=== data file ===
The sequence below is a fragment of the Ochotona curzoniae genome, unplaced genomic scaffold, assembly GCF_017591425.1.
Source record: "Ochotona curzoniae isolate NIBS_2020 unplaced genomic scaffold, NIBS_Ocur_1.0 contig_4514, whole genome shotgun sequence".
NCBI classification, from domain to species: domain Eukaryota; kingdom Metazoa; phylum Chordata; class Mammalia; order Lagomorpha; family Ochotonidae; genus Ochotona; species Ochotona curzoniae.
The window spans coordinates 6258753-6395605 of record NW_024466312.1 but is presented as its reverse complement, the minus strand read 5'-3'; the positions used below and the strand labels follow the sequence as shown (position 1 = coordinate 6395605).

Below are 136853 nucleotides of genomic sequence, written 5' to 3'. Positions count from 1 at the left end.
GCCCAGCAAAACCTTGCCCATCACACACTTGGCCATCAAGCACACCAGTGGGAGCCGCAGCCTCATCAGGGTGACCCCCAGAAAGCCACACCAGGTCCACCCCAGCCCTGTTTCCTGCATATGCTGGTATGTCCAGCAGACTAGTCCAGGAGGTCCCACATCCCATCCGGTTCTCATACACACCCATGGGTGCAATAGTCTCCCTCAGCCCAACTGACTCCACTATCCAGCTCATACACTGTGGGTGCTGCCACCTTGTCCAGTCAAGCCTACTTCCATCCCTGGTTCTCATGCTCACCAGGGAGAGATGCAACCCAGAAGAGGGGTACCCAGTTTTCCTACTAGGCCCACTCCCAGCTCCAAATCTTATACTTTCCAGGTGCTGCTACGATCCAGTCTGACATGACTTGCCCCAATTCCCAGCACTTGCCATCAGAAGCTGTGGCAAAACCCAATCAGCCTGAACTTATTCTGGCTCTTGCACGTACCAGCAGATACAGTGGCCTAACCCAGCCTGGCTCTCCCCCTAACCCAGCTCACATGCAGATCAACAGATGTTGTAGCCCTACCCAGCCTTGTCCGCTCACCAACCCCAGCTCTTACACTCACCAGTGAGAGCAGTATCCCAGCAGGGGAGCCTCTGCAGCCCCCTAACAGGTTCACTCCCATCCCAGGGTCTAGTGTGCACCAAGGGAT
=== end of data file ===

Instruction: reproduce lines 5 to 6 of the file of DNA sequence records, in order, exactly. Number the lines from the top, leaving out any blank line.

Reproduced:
Below are 136853 nucleotides of genomic sequence, written 5' to 3'. Positions count from 1 at the left end.
GCCCAGCAAAACCTTGCCCATCACACACTTGGCCATCAAGCACACCAGTGGGAGCCGCAGCCTCATCAGGGTGACCCCCAGAAAGCCACACCAGGTCCACCCCAGCCCTGTTTCCTGCATATGCTGGTATGTCCAGCAGACTAGTCCAGGAGGTCCCACATCCCATCCGGTTCTCATACACACCCATGGGTGCAATAGTCTCCCTCAGCCCAACTGACTCCACTATCCAGCTCATACACTGTGGGTGCTGCCACCTTGTCCAGTCAAGCCTACTTCCATCCCTGGTTCTCATGCTCACCAGGGAGAGATGCAACCCAGAAGAGGGGTACCCAGTTTTCCTACTAGGCCCACTCCCAGCTCCAAATCTTATACTTTCCAGGTGCTGCTACGATCCAGTCTGACATGACTTGCCCCAATTCCCAGCACTTGCCATCAGAAGCTGTGGCAAAACCCAATCAGCCTGAACTTATTCTGGCTCTTGCACGTACCAGCAGATACAGTGGCCTAACCCAGCCTGGCTCTCCCCCTAACCCAGCTCACATGCAGATCAACAGATGTTGTAGCCCTACCCAGCCTTGTCCGCTCACCAACCCCAGCTCTTACACTCACCAGTGAGAGCAGTATCCCAGCAGGGGAGCCTCTGCAGCCCCCTAACAGGTTCACTCCCATCCCAGGGTCTAGTGTGCACCAAGGGAT